Insurance is supposed to cover a breast pump; but my insurance was not clear on how that worked. I got the Medela Freestyle, which is so small you can carry it around, because after all that time being chained to the hospital’s monstrosity I wanted something portable. The medical supplier I got it from told me I’d have to pay out of pocket and then get reimbursed. I knew that because I was getting an upgraded pump I might have to cover the difference, but when I got a check back from insurance for the $400 pump it was…$60. I fought with the insurance and the supplier but each blamed the other for whatever it was I did wrong.
Then the ironic thing was that then I heard Medela’s Pump in Style (which I might have been able to get without having to pay out of pocket) was actually a better choice, because the Freestyle’s motor was not as strong. I started to get very worried about being able to pump enough while at work, and that concern began to outweigh the mobility issue (after all, I was mainly going to be sitting in my office pumping anyway). But it was too late – even though unopened, I couldn’t return the Freestyle. So here I was with a pump I didn’t even want that insurance wouldn’t cover. Gah.
I pumped once a day to build a freezer stash. I also got a $35 Medela hand pump which, though not hands-free, worked really well for me. Because it didn’t seem as complicated to hook up as my other pump, I ended up using it more. I often pumped in the car while my husband was driving, because that was time when I wouldn’t really have been doing anything else with my hands anyway.
I was really nervous about finding time to pump at work. There had been days when I didn’t have time to pee or eat lunch, so how on earth was I going to be able to pump? True, I could work on my computer while pumping, but it meant interrupting my day to hook myself up, take it off, etc. I didn’t know how long I would be able to last, but it was really important to me to keep breastfeeding. I was faced with the dilemma that every working mother who wants to nurse is faced with. And it sucked.
My grand plan was to pump during my commute – while driving. I’m not sure if that’s illegal, but, I reasoned, why would it be? It was hands-free. Sure, it would be super embarrassing if I ever got pulled over, and I hoped it wouldn’t be dangerous if I got in an accident (can one be impaled on her flanges?). I did a trial run after my back-to-work hair appointment. I hooked myself up in the parking lot, covered myself with a nursing cover, and switched the pump on. I made it home fine, with 5 ounces of milk to boot.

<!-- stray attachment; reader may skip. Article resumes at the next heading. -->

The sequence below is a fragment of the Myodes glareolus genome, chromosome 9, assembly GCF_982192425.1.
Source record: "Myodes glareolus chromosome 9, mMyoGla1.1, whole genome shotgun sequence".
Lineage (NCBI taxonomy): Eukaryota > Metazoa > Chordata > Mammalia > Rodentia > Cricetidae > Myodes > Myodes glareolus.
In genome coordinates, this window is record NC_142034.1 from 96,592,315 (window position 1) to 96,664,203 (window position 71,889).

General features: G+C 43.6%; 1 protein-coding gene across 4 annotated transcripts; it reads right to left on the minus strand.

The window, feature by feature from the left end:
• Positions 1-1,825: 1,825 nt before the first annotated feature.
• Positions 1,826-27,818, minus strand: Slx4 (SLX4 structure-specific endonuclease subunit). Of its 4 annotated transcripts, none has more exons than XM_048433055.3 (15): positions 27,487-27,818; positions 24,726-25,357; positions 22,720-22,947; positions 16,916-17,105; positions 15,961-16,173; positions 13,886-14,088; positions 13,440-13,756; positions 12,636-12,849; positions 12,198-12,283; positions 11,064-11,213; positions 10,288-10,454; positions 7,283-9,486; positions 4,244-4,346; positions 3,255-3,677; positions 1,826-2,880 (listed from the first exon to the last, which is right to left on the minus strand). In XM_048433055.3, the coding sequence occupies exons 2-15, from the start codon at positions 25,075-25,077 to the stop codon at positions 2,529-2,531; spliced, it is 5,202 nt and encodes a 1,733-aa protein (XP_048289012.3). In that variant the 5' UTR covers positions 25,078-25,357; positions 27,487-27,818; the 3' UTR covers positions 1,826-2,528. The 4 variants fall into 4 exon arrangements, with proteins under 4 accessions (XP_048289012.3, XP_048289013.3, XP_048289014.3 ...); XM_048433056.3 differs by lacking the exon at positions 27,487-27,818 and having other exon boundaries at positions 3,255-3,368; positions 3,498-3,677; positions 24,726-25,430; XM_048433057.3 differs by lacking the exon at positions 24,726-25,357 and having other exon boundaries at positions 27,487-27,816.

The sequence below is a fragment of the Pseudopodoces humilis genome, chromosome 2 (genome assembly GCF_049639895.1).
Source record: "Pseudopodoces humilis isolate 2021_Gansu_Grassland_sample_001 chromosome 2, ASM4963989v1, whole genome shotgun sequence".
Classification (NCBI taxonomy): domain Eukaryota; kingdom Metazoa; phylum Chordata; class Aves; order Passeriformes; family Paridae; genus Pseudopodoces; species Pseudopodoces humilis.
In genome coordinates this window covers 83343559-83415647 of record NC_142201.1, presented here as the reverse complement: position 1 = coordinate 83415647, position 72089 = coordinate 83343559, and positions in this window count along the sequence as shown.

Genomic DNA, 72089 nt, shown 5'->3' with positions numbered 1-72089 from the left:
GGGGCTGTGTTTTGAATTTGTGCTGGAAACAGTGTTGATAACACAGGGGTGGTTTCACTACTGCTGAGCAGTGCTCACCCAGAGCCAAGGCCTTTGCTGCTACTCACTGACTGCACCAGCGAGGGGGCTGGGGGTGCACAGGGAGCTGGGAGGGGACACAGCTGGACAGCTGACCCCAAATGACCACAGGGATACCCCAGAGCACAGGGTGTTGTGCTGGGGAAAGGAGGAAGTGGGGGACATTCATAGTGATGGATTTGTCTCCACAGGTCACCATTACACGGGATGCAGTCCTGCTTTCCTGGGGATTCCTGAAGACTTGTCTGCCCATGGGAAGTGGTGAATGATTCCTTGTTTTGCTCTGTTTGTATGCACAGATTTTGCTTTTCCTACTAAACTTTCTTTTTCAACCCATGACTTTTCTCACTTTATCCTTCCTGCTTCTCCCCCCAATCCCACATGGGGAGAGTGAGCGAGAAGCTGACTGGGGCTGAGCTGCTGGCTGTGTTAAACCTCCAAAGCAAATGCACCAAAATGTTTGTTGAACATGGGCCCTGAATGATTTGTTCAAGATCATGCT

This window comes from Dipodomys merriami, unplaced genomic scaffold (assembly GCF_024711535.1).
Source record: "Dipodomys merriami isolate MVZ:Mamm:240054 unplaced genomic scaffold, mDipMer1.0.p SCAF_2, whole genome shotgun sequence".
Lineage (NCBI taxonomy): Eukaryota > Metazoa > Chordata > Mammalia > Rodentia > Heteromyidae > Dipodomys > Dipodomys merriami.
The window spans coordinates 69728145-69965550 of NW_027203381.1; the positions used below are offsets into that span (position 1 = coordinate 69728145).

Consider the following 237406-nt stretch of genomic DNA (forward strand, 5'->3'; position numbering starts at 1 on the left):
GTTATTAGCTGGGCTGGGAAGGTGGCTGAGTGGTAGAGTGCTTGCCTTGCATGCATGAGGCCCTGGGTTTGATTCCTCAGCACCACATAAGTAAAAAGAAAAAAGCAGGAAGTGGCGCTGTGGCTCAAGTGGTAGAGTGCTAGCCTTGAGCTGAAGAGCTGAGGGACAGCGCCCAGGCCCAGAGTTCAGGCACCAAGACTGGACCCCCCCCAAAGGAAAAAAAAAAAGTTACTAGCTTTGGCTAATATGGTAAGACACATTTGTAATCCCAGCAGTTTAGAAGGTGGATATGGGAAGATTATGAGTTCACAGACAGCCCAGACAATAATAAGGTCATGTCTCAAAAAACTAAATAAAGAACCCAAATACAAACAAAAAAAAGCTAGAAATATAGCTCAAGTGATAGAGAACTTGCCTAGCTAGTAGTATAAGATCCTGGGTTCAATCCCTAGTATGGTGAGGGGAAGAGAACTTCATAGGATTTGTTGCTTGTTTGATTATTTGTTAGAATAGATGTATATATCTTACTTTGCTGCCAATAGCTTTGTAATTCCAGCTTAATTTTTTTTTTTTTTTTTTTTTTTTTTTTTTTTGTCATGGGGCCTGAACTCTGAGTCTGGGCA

Then I found out my position was being eliminated. A huge weight fell off my shoulders. I didn’t have to pump anymore. I actually did pump once in my office when I returned for a day to clean it out. It was weird, knowing that that would be the one and only time I would have to do something I’d been dreading for months.
After that I basically stopped pumping. The milk in my freezer went bad – I felt guilty I hadn’t donated it, but I wanted to keep it until the end just in case an emergency came up. There were a few other times I had to use the pump, but for the most part my $400 contraption sits in a box in my closet.
I cannot imagine pumping several times a day for months while at work. I’m not sure I could have done it. Because I got fired and then had the luxury of staying home with LM, I could breastfeed as nature intended. I hate that the pump purports to make women’s lives easier (and in some ways it does), but it also brings up so many other problems. It’s an excuse for not extending maternity leave – if you want to breastfeed, you can just pump! It’s unwieldy, it’s expensive, it takes time away from your child. If the choice is having a year-long maternity leave, like they have in other countries, or returning to work and using the pump, guess which one is better for mom and baby?
I have to be glad the pump exists, because without it NICU babies like mine and others who have it far worse than mine would not be able to receive breast milk. But personally, I was so happy to see the damn thing go. I haven’t had to pump in about six months, and don’t miss it one bit.
What was your experience with the breast pump? Do you hate it or love it?